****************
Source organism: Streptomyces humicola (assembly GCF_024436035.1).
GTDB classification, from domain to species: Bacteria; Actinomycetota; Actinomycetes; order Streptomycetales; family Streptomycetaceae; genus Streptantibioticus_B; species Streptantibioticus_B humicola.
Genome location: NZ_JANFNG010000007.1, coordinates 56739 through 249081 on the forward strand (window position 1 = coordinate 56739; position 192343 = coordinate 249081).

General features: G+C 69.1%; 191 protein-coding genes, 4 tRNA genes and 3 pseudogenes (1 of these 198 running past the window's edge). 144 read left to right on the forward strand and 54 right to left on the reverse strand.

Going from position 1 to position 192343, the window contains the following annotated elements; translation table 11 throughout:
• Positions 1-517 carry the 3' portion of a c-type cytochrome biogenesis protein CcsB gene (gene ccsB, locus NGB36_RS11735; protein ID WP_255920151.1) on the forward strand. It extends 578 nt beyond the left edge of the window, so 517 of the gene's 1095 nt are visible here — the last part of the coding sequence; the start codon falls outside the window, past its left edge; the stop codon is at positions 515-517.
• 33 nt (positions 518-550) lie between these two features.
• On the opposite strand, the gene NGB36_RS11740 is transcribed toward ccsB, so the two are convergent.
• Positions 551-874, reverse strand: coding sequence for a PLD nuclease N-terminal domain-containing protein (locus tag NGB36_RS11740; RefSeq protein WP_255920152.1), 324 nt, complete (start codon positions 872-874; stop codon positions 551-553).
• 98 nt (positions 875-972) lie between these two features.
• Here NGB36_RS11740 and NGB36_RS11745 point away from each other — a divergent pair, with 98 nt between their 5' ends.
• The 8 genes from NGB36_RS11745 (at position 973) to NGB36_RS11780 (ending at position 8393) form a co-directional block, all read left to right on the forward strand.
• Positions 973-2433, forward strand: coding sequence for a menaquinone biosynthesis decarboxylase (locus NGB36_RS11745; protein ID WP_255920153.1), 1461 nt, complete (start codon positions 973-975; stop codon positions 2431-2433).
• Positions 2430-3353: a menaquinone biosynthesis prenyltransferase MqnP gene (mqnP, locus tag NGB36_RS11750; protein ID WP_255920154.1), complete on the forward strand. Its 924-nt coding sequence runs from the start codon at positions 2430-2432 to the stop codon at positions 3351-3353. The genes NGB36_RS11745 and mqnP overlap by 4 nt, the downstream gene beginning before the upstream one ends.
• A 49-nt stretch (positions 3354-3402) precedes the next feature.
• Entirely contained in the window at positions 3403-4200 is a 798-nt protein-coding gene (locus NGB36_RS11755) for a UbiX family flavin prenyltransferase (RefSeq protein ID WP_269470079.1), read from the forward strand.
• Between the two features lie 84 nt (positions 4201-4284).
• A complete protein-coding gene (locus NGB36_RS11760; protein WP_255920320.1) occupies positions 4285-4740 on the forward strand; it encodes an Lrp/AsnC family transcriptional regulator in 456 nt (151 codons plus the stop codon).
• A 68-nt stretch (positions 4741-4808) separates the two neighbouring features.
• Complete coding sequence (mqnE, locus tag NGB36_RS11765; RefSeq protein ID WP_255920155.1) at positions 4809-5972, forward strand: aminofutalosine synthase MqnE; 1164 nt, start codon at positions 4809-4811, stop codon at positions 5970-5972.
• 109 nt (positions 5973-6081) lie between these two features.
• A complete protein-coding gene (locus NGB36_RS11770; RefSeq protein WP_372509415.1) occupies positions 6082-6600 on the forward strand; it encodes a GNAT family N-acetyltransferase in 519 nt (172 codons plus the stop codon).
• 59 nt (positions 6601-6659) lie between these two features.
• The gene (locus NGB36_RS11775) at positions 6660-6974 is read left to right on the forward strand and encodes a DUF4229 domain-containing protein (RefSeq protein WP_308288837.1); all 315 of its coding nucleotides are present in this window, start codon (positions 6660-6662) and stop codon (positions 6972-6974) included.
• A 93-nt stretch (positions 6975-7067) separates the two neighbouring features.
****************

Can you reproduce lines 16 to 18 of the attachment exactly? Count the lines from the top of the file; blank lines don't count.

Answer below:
• Entirely contained in the window at positions 3403-4200 is a 798-nt protein-coding gene (locus NGB36_RS11755) for a UbiX family flavin prenyltransferase (RefSeq protein ID WP_269470079.1), read from the forward strand.
• Between the two features lie 84 nt (positions 4201-4284).
• A complete protein-coding gene (locus NGB36_RS11760; protein WP_255920320.1) occupies positions 4285-4740 on the forward strand; it encodes an Lrp/AsnC family transcriptional regulator in 456 nt (151 codons plus the stop codon).